We compared the patterns of osteoporosis medication prescribing between two provinces in Canada with different public drug coverage policies. Oral bisphosphonates were the primary drugs used, yet access to the second-generation oral bisphosphonates (alendronate, risedronate) was limited in one region. Implications of differential access to oral bisphosphonates warrants further study.
Approved therapies for treating osteoporosis in Canada include bisphosphonates, calcitonin, denosumab, raloxifene, and teriparatide. However, significant variation in access to these medications through public drug coverage exists across Canada. We sought to compare patterns of osteoporosis medication prescribing between British Columbia (BC) and Ontario.
Using dispensing data from BC (PharmaNet) and Ontario (Ontario Drug Benefits), we identified all new users of osteoporosis medications aged 66 or more years from 1995/1996 to 2008/2009. We summarized the number of new users by fiscal year, sex, and index drug for each province. BC data were also stratified by whether drugs were dispensed within or outside public PharmaCare.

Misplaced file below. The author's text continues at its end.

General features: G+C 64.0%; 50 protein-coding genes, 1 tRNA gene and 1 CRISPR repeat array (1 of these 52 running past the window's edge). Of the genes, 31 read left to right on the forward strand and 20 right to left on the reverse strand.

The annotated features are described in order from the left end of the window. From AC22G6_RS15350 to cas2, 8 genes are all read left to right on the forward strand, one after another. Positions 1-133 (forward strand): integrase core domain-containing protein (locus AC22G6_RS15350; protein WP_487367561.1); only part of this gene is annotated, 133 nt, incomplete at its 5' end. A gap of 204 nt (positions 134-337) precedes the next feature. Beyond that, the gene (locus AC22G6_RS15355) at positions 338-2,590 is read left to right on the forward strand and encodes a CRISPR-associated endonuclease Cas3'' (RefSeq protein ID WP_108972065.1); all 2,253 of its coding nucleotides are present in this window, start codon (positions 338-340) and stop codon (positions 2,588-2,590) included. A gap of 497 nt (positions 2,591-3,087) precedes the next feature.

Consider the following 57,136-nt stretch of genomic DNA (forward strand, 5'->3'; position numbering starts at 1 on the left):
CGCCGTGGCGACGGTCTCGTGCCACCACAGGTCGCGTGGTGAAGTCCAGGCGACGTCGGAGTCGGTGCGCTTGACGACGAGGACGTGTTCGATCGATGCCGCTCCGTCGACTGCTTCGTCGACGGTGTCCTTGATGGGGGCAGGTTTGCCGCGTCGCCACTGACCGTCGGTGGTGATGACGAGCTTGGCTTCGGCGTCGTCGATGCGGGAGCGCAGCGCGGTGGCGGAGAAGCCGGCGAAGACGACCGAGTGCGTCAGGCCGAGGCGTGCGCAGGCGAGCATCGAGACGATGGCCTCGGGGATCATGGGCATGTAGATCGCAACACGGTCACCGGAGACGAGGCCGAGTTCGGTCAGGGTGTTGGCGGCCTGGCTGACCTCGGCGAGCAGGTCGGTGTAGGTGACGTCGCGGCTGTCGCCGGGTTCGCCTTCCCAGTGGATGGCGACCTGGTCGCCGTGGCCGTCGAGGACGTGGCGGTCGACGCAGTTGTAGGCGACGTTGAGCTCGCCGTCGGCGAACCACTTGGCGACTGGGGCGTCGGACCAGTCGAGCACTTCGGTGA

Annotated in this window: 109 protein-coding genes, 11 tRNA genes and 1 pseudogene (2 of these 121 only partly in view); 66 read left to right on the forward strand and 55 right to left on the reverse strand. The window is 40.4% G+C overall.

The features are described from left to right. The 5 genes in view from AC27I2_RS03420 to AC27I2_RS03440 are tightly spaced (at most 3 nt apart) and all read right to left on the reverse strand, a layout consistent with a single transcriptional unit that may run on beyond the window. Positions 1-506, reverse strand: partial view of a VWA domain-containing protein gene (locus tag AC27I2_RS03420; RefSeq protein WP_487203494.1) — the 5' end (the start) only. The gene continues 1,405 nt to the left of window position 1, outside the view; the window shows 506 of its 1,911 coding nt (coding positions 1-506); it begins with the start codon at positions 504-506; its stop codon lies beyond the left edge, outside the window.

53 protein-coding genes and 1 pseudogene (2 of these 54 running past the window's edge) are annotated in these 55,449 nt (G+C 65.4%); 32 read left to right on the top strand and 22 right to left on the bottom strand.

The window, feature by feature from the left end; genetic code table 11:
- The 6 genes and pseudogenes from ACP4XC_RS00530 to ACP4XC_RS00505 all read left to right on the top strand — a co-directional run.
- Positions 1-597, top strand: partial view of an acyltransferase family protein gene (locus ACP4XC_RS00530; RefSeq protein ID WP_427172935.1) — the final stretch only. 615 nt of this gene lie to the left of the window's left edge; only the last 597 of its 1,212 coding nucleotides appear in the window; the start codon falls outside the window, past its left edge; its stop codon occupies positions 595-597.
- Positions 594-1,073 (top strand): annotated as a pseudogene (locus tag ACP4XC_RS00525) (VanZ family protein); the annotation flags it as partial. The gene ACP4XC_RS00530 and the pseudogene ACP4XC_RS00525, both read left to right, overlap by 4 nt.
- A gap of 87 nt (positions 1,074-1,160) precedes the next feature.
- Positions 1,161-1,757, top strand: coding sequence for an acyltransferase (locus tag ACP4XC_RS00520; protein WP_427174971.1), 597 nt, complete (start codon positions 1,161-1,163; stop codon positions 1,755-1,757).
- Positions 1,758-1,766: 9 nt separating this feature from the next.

We identified 578,254 (n?=?122,653 BC) eligible new users. Overall patterns were similar between provinces: (1) most patients received an oral bisphosphonate (93% in BC and 99% in Ontario); (2) etidronate prescribing declined after 2001/2002, reaching a low of 41% in BC and 10% in Ontario in 2008/2009; and (3) the proportion of males treated increased over time, from 7% in 1996/1997 to 25% in 2008/2009. However, we note major differences within versus outside the BC PharmaCare system. In particular,
Cites: Endocr Rev. 2002 Aug;23(4):570-812202472
Cites: CMAJ. 2002 Nov 12;167(10 Suppl):S1-3412427685